Highway 212 will now be widened to four lanes between Carver and Cologne, following a vote by the Carver County Board of Commissioners to fully fund the expansion.
The county and the Southwest Corridor Transportation Coalition have lobbied for expansion of Highway 212 westward, ever since the new four-lane portion of the road was completed between Eden Prairie and Carver in 2008.
However, the county has struggled to find enough funding to tackle the project. It had previously secured $22 million in federal funds, and adopted a 0.5% local sales tax in May 2017 to help pay for critical projects like Highway 212 due to a shortfall of state funding.
This phase of the Highway 212 expansion is 4.5 miles long and will cost approximately $50 million. $22 million will come from the federal grant, the State committed $19 million, and the remaining $9 million comes from the local sales tax.
"We've been talking about expanding this road since I was a boy," said Carver County Board of Commissioners Chair James Ische. "But since we're competing for funding with all of these bigger roads in the metro like 694 and 494, it's hard to get. We just don't have the numbers or political clout."
As long as the county receives state approval in January 2021, tree clearing will begin by March and grading will start in July. If all goes to plan, the construction will be complete by July 2023.
It will be built in stages and won’t require detours, except for special situations that require short-term closures.
However, the Carver and Cologne project is only the first phase. The second stretch of two-lane Highway 212 left in the county is located between Cologne and Norwood Young America. Expanding that portion of roadway would require approximately another $61 million in funding by 2024, $12 million of which would be covered by the sales tax.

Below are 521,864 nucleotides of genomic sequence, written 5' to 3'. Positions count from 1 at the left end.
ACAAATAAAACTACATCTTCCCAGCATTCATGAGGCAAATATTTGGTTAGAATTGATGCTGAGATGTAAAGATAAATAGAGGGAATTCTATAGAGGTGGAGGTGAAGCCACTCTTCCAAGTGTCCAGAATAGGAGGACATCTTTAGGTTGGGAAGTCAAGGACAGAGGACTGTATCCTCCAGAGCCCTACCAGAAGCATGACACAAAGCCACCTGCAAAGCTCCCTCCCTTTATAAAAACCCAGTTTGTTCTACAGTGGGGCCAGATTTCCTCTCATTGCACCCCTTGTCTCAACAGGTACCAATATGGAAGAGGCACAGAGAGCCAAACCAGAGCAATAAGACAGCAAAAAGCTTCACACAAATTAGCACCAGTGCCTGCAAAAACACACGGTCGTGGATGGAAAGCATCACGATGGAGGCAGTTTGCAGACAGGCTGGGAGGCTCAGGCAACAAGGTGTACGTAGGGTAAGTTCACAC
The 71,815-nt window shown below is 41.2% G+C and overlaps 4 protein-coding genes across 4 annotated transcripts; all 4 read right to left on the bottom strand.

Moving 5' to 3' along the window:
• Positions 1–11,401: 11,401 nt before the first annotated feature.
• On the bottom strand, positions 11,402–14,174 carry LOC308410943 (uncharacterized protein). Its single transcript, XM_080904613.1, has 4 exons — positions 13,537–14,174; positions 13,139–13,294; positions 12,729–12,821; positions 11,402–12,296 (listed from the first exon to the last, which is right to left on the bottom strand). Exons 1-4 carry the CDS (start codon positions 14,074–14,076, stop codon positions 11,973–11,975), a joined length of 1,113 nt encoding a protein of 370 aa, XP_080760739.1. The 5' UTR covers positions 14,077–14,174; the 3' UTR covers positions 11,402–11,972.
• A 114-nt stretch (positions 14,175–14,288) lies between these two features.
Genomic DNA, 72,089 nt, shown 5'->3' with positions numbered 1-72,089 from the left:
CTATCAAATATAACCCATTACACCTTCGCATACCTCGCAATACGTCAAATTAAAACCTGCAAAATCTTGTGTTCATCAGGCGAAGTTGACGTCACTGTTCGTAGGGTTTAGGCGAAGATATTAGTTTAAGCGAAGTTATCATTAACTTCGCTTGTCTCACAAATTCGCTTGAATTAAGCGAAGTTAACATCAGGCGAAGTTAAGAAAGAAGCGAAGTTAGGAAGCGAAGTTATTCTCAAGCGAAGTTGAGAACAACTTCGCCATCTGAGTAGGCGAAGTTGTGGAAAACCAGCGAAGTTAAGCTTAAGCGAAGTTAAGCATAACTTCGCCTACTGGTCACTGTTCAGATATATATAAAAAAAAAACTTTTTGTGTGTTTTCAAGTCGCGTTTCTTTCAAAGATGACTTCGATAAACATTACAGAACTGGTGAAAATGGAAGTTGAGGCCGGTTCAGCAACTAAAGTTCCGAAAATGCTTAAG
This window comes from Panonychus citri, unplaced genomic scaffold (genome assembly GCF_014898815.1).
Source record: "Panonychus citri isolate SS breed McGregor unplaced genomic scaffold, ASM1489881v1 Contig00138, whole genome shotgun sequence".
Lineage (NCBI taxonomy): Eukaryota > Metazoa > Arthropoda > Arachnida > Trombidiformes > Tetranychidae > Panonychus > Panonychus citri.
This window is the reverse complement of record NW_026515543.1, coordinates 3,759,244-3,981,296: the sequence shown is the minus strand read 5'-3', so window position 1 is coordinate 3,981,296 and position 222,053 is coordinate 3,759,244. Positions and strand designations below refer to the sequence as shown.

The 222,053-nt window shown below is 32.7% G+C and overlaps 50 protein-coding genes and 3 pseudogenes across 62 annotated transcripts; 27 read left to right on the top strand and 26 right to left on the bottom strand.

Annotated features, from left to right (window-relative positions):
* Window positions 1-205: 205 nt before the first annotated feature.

This year, the county submitted 10 solo grant applications to the Regional Solicitation, a process run by the Metropolitan Council that happens every other year and awards up to $200 million in federal funds for projects in the Twin Cities metro area.
The Metropolitan Council Transportation Advisory Board selects the projects to be funded, with the help of scoring committees that rank each project in various categories. The projects that rank the highest are most likely to be funded.
Prospective projects where the county requested funding include Highway 212 and 51 intersection safety improvements — a particularly dangerous spot that has seen four fatal crashes in the last ten years — pedestrian improvements in downtown Chaska and wet-reflective pavement markings on 56 miles of roadways throughout the county.
"Our county is the fastest growing in the state, and we get more and more vehicles, especially semis, coming through each year. People have waited a long time for this expansion and hopefully we can keep moving forward," Ische said.